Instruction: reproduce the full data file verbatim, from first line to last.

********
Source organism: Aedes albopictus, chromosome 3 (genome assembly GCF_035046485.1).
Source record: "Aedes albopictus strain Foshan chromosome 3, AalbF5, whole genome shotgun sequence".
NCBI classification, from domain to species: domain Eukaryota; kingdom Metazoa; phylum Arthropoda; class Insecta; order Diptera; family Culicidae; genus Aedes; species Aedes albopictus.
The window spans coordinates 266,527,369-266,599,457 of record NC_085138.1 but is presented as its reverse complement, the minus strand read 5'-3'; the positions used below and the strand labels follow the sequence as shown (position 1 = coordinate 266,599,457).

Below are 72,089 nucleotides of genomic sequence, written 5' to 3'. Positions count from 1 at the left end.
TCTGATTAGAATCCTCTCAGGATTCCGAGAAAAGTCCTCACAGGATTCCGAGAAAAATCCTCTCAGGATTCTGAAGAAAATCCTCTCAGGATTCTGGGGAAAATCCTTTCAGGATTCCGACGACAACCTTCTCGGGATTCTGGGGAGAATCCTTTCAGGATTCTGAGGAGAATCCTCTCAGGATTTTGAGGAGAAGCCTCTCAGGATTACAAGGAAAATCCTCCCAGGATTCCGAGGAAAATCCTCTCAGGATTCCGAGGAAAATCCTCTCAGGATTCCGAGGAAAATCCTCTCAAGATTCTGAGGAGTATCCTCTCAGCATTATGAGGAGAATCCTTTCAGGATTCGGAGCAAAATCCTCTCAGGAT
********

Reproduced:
Source organism: Aedes albopictus, chromosome 3 (genome assembly GCF_035046485.1).
Source record: "Aedes albopictus strain Foshan chromosome 3, AalbF5, whole genome shotgun sequence".
NCBI classification, from domain to species: domain Eukaryota; kingdom Metazoa; phylum Arthropoda; class Insecta; order Diptera; family Culicidae; genus Aedes; species Aedes albopictus.
The window spans coordinates 266,527,369-266,599,457 of record NC_085138.1 but is presented as its reverse complement, the minus strand read 5'-3'; the positions used below and the strand labels follow the sequence as shown (position 1 = coordinate 266,599,457).

Below are 72,089 nucleotides of genomic sequence, written 5' to 3'. Positions count from 1 at the left end.
TCTGATTAGAATCCTCTCAGGATTCCGAGAAAAGTCCTCACAGGATTCCGAGAAAAATCCTCTCAGGATTCTGAAGAAAATCCTCTCAGGATTCTGGGGAAAATCCTTTCAGGATTCCGACGACAACCTTCTCGGGATTCTGGGGAGAATCCTTTCAGGATTCTGAGGAGAATCCTCTCAGGATTTTGAGGAGAAGCCTCTCAGGATTACAAGGAAAATCCTCCCAGGATTCCGAGGAAAATCCTCTCAGGATTCCGAGGAAAATCCTCTCAGGATTCCGAGGAAAATCCTCTCAAGATTCTGAGGAGTATCCTCTCAGCATTATGAGGAGAATCCTTTCAGGATTCGGAGCAAAATCCTCTCAGGAT